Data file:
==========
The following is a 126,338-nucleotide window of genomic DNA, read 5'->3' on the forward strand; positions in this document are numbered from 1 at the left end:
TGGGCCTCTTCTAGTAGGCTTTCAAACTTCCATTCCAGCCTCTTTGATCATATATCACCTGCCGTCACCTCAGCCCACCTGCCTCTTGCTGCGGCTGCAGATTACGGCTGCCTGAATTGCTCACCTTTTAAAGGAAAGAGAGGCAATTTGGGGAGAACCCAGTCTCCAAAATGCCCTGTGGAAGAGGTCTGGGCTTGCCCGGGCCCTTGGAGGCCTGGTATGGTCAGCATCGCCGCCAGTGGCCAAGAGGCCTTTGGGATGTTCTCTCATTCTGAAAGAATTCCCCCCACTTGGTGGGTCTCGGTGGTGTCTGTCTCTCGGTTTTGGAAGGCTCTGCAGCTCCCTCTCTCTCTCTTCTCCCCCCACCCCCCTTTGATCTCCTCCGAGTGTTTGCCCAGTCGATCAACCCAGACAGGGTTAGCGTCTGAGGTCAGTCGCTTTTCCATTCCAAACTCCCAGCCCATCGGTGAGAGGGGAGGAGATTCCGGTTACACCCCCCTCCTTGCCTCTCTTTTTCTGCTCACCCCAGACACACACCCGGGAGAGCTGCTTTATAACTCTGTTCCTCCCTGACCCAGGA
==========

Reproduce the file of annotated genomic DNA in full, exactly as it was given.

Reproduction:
The following is a 126,338-nucleotide window of genomic DNA, read 5'->3' on the forward strand; positions in this document are numbered from 1 at the left end:
TGGGCCTCTTCTAGTAGGCTTTCAAACTTCCATTCCAGCCTCTTTGATCATATATCACCTGCCGTCACCTCAGCCCACCTGCCTCTTGCTGCGGCTGCAGATTACGGCTGCCTGAATTGCTCACCTTTTAAAGGAAAGAGAGGCAATTTGGGGAGAACCCAGTCTCCAAAATGCCCTGTGGAAGAGGTCTGGGCTTGCCCGGGCCCTTGGAGGCCTGGTATGGTCAGCATCGCCGCCAGTGGCCAAGAGGCCTTTGGGATGTTCTCTCATTCTGAAAGAATTCCCCCCACTTGGTGGGTCTCGGTGGTGTCTGTCTCTCGGTTTTGGAAGGCTCTGCAGCTCCCTCTCTCTCTCTTCTCCCCCCACCCCCCTTTGATCTCCTCCGAGTGTTTGCCCAGTCGATCAACCCAGACAGGGTTAGCGTCTGAGGTCAGTCGCTTTTCCATTCCAAACTCCCAGCCCATCGGTGAGAGGGGAGGAGATTCCGGTTACACCCCCCTCCTTGCCTCTCTTTTTCTGCTCACCCCAGACACACACCCGGGAGAGCTGCTTTATAACTCTGTTCCTCCCTGACCCAGGA